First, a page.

Immune Design aspires to become a bigger company, and now it has recruited a CEO from a bigger company.
The Seattle-based vaccine developer is announcing today that its new chief executive is Carlos Paya, the former president of Elan, the Ireland-based biotech company which has significant operations in South San Francisco. Paya is replacing Immune Design’s founding CEO, Steve Reed, who will continue to serve on the company’s executive management team and board. Bruce Carter, the executive chairman, is staying in his position.
“We are fortunate to have someone of Dr. Paya’s caliber joining Immune Design,” Reed said in a statement.
Paya’s prior job was at Elan, the company known for developing the hit multiple sclerosis drug natalizumab (Tysabri). He oversaw commercial, marketing, R&D, and clinical operations there since November 2008. Before that, he was with Indianapolis-based pharma giant Eli Lilly (NYSE: LLY), as vice president of Lilly Research Laboratories. Paya, an immunologist by training, was a member of the faculty at the Mayo Clinic before going into the pharmaceutical industry.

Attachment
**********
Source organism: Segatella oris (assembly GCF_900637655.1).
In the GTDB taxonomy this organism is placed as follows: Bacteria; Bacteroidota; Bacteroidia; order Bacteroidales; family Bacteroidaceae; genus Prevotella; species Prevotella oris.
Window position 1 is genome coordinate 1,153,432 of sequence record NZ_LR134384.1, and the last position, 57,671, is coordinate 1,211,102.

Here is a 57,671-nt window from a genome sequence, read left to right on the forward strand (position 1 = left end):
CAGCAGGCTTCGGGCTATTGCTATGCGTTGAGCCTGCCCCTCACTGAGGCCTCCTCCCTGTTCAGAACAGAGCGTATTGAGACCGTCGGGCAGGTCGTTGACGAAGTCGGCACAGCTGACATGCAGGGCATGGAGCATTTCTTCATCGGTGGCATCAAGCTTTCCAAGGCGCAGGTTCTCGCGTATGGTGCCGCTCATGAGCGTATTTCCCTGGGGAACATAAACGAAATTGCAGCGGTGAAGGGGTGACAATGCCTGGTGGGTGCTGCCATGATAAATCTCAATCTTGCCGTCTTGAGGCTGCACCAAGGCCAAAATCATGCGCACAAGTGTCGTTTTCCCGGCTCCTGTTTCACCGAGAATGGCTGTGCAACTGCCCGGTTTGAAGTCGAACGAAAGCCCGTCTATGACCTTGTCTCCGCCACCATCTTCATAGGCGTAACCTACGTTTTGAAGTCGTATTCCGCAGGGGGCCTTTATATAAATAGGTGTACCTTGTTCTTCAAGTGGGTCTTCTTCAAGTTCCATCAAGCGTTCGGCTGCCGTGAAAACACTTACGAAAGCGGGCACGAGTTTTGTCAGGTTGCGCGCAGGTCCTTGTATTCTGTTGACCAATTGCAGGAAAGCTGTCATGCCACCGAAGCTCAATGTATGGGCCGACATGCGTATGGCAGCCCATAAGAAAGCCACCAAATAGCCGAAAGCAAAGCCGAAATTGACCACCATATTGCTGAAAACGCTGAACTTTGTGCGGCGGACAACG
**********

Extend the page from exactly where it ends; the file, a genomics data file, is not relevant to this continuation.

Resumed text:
Immune Design was founded in 2008 with technology from the Caltech lab of Nobel Laureate David Baltimore, and from Reed’s team at the Seattle-based Infectious Disease Research Institute. The technology is based on a vector from Baltimore’s lab that makes it possible to specifically stimulate dendritic cells of the immune system, which are known for sending sentinel warning signals about pathogens to other cells of the immune system. That targeting ability is being combined with synthetic chemical compounds called adjuvants, which are used to boost the effectiveness of vaccines.
The adjuvants from Reed’s lab, when combined with Baltimore’s precise delivery system, offer an opportunity to trigger highly potent, more specific immune responses in the body than vaccines from the past, according to Rick Klausner, a partner with The Column Group, one of the company’s founding investors.
The company has raised $50 million in two rounds of venture financing, and last year struck its first major partnership with AstraZeneca’s MedImmune unit to develop new vaccine candidates.